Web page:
Beyond the Hype Cycle: The power of Continuous Threat Exposure Management (CTEM)

Understand why leaders are quickly pivoting their cybersecurity operations to align with the new Continuous Threat Exposure Management (CTEM) model, and reduce cyber risk.

“Gartner predicts that by 2026, organizations prioritizing their security investments based on a CTEM program will suffer two-thirds fewer breaches.”1

Effective exposure management not only identifies and prioritizes the most critical exposures; it also reduces noise and brings down the number of issues to remediate to a manageable level. The Continuous Threat Exposure Management (CTEM) model is a hot topic in the industry right now because it is seen as a solution to many of the challenges organizations face in mitigating cybersecurity risk.

Exposure management for the hybrid attack surface: Understand the key steps of applying a structured CTEM program to your hybrid attack surface.

Exposure management vs vulnerability management

Vulnerability management has been an established industry sector for many years. However, the legacy models for vulnerability management address only a small subset of the total risk exposure, informing the need for broader exposure management.

For example, a vulnerability on a server typically means a software or even a hardware defect that creates an opening an attacker could exploit to do something malicious. But when we look at the attack surface, we quickly realize there are a lot of potential exposures and risks that are not caused by vulnerabilities, for example a BYOD device that does not have endpoint security, or a misconfiguration of a firewall. These are not software defects, but they create huge openings. Exposure is a much wider term used to describe any risk, created in any way, which can be exploited.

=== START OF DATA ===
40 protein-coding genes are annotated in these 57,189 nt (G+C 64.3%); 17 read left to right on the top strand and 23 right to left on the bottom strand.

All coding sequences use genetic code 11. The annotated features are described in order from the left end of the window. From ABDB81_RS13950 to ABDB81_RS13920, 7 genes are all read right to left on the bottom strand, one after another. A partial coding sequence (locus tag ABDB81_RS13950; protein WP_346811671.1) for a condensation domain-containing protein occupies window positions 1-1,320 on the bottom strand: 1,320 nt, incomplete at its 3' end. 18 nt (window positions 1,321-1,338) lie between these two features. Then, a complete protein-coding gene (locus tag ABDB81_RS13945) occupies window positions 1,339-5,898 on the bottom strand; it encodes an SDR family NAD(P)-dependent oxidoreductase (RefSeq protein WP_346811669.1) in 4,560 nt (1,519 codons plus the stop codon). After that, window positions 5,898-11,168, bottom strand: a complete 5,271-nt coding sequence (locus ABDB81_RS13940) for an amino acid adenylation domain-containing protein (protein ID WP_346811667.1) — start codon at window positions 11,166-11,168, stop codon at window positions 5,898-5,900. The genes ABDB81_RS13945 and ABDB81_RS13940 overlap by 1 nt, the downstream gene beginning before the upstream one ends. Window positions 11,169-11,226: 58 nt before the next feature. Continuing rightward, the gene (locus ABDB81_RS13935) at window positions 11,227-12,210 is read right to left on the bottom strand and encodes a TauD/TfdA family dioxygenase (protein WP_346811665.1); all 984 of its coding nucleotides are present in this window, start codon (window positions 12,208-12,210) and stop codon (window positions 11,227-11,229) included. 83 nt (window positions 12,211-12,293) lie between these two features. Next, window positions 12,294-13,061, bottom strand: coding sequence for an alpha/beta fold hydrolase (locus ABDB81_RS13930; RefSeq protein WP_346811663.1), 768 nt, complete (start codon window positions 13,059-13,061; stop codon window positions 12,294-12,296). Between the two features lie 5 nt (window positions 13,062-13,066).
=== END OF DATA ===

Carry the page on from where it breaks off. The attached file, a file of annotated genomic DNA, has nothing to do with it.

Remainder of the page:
Why continuous monitoring is crucial

The continuous nature of CTEM recognizes that the attack surface and threat landscape are changing all the time.

Modern organizations are agile – they continually add new servers, applications, and network paths, so the attack surface is ever evolving. In addition, the threat landscape is changing very rapidly, with around 30,000 new Common Vulnerabilities and Exposures (CVEs) published every year. It is no longer enough to perform vulnerability assessments periodically – monthly, or just once or twice a year. Annual analysis can result in reports with millions of entries that security and infrastructure teams are ill equipped to deal with.

Continuous exposure means we use a set of tools and capabilities to do threat analysis much more often. Effective exposure management means being able to do daily analysis and prioritization so that analysts can cut the noise and surface the top exposures they need to address.

Successful CTEM programs are best understood as four distinct phases:

(1) Map the attack surface: this entails the scoping and definition of the assets which will be included in the program, with an inventory of all endpoints, servers, potentially network devices, cloud infrastructure and OT assets. It may also include user identities and applications. One challenge in this phase is to correctly classify and prioritize the assets. For example, asset importance is an extremely useful parameter to use when trying to decide the priority of exposures.